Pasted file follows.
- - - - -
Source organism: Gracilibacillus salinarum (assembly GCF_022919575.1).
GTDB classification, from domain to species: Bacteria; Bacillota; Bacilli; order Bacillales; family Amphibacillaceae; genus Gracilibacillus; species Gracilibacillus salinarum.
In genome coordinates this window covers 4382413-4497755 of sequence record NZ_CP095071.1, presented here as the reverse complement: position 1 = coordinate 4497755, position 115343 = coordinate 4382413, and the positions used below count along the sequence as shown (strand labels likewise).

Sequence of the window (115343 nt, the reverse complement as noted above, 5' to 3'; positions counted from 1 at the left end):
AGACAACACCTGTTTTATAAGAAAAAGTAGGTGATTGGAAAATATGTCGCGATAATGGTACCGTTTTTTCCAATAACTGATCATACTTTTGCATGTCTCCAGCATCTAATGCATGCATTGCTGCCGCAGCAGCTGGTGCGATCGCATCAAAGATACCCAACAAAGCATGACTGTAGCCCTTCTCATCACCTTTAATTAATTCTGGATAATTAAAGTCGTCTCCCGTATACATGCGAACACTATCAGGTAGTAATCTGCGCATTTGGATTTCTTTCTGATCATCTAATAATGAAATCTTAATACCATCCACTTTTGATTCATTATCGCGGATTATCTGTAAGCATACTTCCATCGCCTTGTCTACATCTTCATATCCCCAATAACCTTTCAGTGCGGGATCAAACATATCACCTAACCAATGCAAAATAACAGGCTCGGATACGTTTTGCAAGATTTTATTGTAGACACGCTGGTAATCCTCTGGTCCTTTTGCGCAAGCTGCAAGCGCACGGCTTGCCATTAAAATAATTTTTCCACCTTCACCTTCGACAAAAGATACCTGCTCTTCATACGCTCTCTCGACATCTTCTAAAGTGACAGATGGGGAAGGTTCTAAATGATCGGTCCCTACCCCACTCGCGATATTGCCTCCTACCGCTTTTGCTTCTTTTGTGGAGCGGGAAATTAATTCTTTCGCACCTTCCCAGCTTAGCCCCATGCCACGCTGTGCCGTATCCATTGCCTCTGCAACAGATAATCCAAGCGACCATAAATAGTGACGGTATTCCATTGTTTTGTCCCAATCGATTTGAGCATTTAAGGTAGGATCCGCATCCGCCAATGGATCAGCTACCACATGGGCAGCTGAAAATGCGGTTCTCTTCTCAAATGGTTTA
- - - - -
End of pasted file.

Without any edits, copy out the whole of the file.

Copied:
Source organism: Gracilibacillus salinarum (assembly GCF_022919575.1).
GTDB classification, from domain to species: Bacteria; Bacillota; Bacilli; order Bacillales; family Amphibacillaceae; genus Gracilibacillus; species Gracilibacillus salinarum.
In genome coordinates this window covers 4382413-4497755 of sequence record NZ_CP095071.1, presented here as the reverse complement: position 1 = coordinate 4497755, position 115343 = coordinate 4382413, and the positions used below count along the sequence as shown (strand labels likewise).

Sequence of the window (115343 nt, the reverse complement as noted above, 5' to 3'; positions counted from 1 at the left end):
AGACAACACCTGTTTTATAAGAAAAAGTAGGTGATTGGAAAATATGTCGCGATAATGGTACCGTTTTTTCCAATAACTGATCATACTTTTGCATGTCTCCAGCATCTAATGCATGCATTGCTGCCGCAGCAGCTGGTGCGATCGCATCAAAGATACCCAACAAAGCATGACTGTAGCCCTTCTCATCACCTTTAATTAATTCTGGATAATTAAAGTCGTCTCCCGTATACATGCGAACACTATCAGGTAGTAATCTGCGCATTTGGATTTCTTTCTGATCATCTAATAATGAAATCTTAATACCATCCACTTTTGATTCATTATCGCGGATTATCTGTAAGCATACTTCCATCGCCTTGTCTACATCTTCATATCCCCAATAACCTTTCAGTGCGGGATCAAACATATCACCTAACCAATGCAAAATAACAGGCTCGGATACGTTTTGCAAGATTTTATTGTAGACACGCTGGTAATCCTCTGGTCCTTTTGCGCAAGCTGCAAGCGCACGGCTTGCCATTAAAATAATTTTTCCACCTTCACCTTCGACAAAAGATACCTGCTCTTCATACGCTCTCTCGACATCTTCTAAAGTGACAGATGGGGAAGGTTCTAAATGATCGGTCCCTACCCCACTCGCGATATTGCCTCCTACCGCTTTTGCTTCTTTTGTGGAGCGGGAAATTAATTCTTTCGCACCTTCCCAGCTTAGCCCCATGCCACGCTGTGCCGTATCCATTGCCTCTGCAACAGATAATCCAAGCGACCATAAATAGTGACGGTATTCCATTGTTTTGTCCCAATCGATTTGAGCATTTAAGGTAGGATCCGCATCCGCCAATGGATCAGCTACCACATGGGCAGCTGAAAATGCGGTTCTCTTCTCAAATGGTTTA